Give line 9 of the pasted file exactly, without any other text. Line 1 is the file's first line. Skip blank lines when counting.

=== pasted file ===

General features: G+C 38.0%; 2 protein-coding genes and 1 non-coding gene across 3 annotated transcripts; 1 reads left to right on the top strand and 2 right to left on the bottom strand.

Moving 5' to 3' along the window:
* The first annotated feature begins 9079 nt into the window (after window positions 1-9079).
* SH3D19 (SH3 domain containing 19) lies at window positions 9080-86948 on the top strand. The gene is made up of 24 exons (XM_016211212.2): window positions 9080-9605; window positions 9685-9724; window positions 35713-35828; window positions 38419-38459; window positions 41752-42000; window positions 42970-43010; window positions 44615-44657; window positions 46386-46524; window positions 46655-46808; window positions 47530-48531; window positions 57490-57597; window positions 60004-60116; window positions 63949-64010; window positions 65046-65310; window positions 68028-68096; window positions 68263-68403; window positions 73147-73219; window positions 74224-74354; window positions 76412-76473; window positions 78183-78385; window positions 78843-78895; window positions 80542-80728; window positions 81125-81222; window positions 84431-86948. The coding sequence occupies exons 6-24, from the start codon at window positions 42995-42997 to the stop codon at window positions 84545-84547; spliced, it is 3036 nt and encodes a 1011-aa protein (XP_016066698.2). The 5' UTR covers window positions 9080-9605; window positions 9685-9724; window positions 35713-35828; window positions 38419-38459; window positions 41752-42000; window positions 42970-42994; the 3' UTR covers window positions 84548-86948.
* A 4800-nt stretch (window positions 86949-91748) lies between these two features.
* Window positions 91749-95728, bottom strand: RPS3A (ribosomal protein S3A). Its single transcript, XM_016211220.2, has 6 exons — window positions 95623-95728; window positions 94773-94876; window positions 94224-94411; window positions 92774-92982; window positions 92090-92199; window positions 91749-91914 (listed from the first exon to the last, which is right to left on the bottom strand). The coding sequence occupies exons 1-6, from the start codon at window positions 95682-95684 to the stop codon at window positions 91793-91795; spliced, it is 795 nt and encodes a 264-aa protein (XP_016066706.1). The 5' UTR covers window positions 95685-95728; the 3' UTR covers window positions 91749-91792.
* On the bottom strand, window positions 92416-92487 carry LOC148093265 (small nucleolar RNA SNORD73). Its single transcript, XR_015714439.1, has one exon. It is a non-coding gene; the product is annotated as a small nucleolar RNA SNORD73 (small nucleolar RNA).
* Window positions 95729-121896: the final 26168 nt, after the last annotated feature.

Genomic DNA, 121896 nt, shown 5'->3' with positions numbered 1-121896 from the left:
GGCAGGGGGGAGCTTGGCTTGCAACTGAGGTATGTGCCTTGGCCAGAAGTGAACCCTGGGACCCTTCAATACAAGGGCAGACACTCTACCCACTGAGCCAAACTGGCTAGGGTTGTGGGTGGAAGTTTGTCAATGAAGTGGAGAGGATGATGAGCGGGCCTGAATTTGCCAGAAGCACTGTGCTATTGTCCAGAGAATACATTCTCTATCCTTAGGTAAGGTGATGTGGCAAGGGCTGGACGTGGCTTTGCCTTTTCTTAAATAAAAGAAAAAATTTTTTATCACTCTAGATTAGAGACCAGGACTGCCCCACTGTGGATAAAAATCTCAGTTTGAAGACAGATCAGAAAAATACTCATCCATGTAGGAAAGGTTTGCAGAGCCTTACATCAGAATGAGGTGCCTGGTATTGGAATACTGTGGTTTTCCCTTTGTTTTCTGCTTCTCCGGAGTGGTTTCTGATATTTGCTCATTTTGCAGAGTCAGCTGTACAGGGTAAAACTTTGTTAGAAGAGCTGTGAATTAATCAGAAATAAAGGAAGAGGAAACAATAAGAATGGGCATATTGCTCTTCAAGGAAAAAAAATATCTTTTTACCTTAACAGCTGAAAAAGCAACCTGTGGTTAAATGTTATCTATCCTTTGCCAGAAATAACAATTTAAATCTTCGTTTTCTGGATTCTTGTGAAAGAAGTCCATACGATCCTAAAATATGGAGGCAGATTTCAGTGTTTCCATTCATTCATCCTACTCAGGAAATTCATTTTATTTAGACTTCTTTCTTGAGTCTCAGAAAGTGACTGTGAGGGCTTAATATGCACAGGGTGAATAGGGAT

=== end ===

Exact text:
Genomic DNA, 121896 nt, shown 5'->3' with positions numbered 1-121896 from the left: